There are many techniques to visualize your work. Obviously, our most popular is Personal Kanban. The way the human brain is constructed, we are very sensitive to the content of and quickly assimilate visual information. Just walking down the street you are exposed to different buildings with different uses with different qualities. We take this information in-stride. But if we want to see something less visual, like a list we have to stop and read it carefully and then interpret it.
#1 What is being built?
In knowledge work, the very thing we are building spends most of its time in conception. We are using our minds to do the work. Right now, this entire article is in my head. The residents of this Norweigian Starbucks have no idea what I am doing. Neither to my colleagues back in the states. When this article is done, everyone will know what was built.
Visual controls show us what is being done. If I see a ticket that Tonianne has pulled that says “Research neuroscience WRT stress and work” I can immediately show her articles I’ve read. If I wait until she gives me a finished product, it is too late.
Who is actually working right now? This isn’t really necessary for oversight, odds are everyone is working and working pretty hard. Here we want to know who is currently busy and who isn’t for two key reasons trust and collaboration.
Unfortunately trust fades when people become overworked. We mistake the few minutes where someone gets up to take a break as what they are doing all the time. Trust erodes because we can’t look at something that reassures us, “Yes, it’s okay, they’re still working away.”
If we want to collaborate with someone, understanding what their current work load is gives us a good indication when we can impose ourselves upon them. If I’m in the middle of a deep thought and you come and interrupt me with an entirely different context – I then context switch, losing valuable time and energy. (Right now, someone is sending me messages in IM and I am noticing them – that’s been enough to derail this paragraph several times). On the other hand … if I am busy on a task and you say to me, “Jim, when you are done with that task or take a break, I need some time with you.” that is a minimal interruption. I can say “yes” and catch you when I’m done.
Noticing idle workers seems to be the opposite of #2, but it’s actually quite different. Idle workers (with no tasks at all) can be a sign of a workflow issue. Work is likely stuck somewhere upstream, leaving these workers waiting for new work.
Stuck tickets are absurdly easy to see in on a kanban board. Something that dwells in a column longer than is comfortable (much sooner than before it becomes a problem) are dealt with through discussion, teamwork, or simply killing the task. Being able to quickly and easily see that a ticket is not moving is a very effect way to increase effectiveness. With no visualization, tasks can and do become stuck for months.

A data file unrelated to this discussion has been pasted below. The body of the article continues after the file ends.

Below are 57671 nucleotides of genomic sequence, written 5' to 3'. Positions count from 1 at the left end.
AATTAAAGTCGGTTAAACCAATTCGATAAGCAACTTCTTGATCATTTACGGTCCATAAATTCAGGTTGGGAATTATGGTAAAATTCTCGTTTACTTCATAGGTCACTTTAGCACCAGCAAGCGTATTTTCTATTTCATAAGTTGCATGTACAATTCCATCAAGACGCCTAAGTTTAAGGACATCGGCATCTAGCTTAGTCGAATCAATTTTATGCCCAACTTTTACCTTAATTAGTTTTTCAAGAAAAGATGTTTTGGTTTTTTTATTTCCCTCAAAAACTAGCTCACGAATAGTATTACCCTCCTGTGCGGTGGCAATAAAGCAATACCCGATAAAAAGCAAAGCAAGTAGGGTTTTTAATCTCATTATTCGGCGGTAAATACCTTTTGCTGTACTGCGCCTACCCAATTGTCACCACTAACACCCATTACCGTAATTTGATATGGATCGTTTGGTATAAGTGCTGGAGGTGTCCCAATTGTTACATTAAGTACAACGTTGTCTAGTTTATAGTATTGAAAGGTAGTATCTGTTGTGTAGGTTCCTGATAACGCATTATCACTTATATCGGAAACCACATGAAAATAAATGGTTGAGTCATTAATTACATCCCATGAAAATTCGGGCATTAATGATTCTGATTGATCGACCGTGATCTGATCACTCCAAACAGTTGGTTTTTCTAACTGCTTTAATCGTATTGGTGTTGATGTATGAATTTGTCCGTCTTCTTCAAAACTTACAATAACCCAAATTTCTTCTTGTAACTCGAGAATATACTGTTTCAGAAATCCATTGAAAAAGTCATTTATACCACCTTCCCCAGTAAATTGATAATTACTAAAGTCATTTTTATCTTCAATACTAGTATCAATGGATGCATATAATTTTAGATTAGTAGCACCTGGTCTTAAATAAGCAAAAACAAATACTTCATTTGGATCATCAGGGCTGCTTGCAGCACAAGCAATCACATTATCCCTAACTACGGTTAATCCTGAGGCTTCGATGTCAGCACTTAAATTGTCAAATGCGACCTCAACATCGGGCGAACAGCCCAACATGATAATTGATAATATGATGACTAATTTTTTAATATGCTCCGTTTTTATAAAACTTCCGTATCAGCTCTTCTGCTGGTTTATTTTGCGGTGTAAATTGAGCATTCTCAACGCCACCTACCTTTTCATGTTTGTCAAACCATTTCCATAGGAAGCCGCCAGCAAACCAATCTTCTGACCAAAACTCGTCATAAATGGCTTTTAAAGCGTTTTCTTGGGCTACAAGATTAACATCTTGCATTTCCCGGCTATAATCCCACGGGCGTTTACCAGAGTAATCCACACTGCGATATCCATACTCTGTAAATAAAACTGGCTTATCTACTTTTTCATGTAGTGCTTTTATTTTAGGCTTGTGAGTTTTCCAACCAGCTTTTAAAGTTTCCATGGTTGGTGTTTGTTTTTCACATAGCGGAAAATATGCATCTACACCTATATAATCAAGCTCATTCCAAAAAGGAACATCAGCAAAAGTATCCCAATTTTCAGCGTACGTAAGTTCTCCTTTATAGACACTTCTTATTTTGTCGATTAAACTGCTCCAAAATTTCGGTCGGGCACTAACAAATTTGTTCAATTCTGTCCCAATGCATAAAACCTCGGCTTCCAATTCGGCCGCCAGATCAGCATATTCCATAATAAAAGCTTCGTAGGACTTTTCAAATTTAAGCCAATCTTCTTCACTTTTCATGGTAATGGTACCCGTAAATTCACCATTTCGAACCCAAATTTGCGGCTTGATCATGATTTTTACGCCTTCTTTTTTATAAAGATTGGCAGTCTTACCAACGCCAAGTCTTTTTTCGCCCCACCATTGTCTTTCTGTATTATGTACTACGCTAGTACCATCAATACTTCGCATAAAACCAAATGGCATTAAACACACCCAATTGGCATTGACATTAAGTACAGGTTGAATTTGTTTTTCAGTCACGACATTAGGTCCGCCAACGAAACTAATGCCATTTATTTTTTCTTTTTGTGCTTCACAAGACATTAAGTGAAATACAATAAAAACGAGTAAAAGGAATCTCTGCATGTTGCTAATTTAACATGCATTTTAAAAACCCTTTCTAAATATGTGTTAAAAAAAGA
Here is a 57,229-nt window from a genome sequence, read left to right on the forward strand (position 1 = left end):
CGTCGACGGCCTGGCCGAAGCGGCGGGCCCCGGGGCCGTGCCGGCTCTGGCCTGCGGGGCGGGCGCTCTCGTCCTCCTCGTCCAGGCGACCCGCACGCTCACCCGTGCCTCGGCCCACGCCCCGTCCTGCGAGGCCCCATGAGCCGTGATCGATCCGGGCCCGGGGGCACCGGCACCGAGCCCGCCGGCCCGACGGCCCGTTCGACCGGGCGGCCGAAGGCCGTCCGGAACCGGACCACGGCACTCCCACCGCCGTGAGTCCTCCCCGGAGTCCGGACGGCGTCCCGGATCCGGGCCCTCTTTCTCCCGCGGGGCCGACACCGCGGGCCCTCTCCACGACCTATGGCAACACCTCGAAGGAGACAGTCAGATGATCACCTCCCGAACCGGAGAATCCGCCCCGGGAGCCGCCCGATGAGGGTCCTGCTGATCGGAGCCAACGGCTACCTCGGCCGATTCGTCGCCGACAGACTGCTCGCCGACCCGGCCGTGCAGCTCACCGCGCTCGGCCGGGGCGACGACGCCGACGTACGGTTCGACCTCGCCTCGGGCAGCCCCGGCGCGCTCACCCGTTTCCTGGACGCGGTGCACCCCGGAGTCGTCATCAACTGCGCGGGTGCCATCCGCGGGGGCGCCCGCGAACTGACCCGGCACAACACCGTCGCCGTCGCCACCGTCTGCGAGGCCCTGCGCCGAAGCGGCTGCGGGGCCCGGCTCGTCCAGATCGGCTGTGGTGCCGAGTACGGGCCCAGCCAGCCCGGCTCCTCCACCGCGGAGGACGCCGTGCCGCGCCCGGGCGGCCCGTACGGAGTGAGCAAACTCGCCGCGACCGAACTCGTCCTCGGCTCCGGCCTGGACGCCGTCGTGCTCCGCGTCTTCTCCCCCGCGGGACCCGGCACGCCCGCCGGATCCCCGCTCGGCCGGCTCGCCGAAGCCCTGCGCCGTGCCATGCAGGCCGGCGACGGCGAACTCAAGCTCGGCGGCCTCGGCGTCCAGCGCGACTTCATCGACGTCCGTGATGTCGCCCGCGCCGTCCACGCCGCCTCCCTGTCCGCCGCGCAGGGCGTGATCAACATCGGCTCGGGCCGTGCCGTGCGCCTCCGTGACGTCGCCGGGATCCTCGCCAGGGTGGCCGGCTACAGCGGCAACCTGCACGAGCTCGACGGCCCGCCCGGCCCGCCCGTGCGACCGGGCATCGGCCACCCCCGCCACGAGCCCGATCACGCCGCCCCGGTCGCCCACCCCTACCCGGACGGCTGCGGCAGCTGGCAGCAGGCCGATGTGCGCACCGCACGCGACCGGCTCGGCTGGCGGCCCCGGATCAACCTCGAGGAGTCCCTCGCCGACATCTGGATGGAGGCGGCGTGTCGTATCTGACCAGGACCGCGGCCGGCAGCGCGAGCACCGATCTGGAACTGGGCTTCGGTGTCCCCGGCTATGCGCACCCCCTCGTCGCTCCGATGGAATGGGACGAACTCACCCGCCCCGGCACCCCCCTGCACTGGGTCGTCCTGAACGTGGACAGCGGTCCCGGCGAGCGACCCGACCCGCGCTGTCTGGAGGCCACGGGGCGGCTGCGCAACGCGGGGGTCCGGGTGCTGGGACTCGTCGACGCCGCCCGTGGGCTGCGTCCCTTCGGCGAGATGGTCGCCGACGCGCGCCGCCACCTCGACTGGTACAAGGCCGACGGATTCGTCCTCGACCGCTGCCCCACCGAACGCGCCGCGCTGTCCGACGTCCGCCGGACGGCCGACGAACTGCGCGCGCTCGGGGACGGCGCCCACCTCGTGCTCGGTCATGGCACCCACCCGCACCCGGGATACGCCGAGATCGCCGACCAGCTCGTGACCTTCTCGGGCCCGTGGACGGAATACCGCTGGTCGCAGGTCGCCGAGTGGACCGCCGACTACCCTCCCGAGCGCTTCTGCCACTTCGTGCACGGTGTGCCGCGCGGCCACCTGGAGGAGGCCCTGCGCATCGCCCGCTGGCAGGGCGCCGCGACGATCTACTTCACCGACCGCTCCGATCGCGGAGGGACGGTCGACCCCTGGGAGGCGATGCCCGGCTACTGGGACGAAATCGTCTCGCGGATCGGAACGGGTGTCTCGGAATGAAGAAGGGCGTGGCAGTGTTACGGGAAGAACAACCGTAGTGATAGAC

From time to time, we’ll all get that stuck task. The problem that seems like it has an easy solution, but we spin and spin on it. In Cynefin these tasks are either categorized as highly complicated (outside your expertise) or complex (solution is possible but yet unknown). These happen. When this occurs, we tend to withdraw – thinking we need to solve the problem ourselves. What really is needed, however, is teamwork. These problems require multiple minds or outside sources to solve. When this happens, people need help.
Overload is extremely common, but we don’t know it because we can’t see what we’re doing. We don’t know what our real workload is. Visualizing work quickly shows who has too much work right now. When this is noticed, we can help these people by either slowing the rate at which they receive work or help them move the work out of their backlog.
Estimating without visualizing is like steering a car with your eyes closed. When we view our work through a kanban board we can measure completion rates of actual work. Work estimation is problematic at an individual task level. We don’t know if we will be interrupted, if other work will take precedence, or if we’ll run into one of those tasks from #5. When work items are viewed in the aggregate, they become much more predictable. Statistical forecasting beats estimation every time. With a flow-based visualization we can measure cycle time, throughput, and lead time to provide much more reliable responses.
Seeing what you have finished and remembering it is vital. Our brains color our memory, make us forget what we’ve completed, and reward focusing on the what happened most recently. We need to have a visual record of what we have done or we will actively forget both the work and its context. This makes it impossible to learn and improve.
Knowing work that is approaching helps us do our work right now. We know what context the current work will fit into, how it might be augmented, and what “done” might look like. If we have an infinite amount of time to complete a task, done will look very different than if we have, say, an hour. Seeing work as it coming up allows us to better plan our time and appreciate the workload that is impending.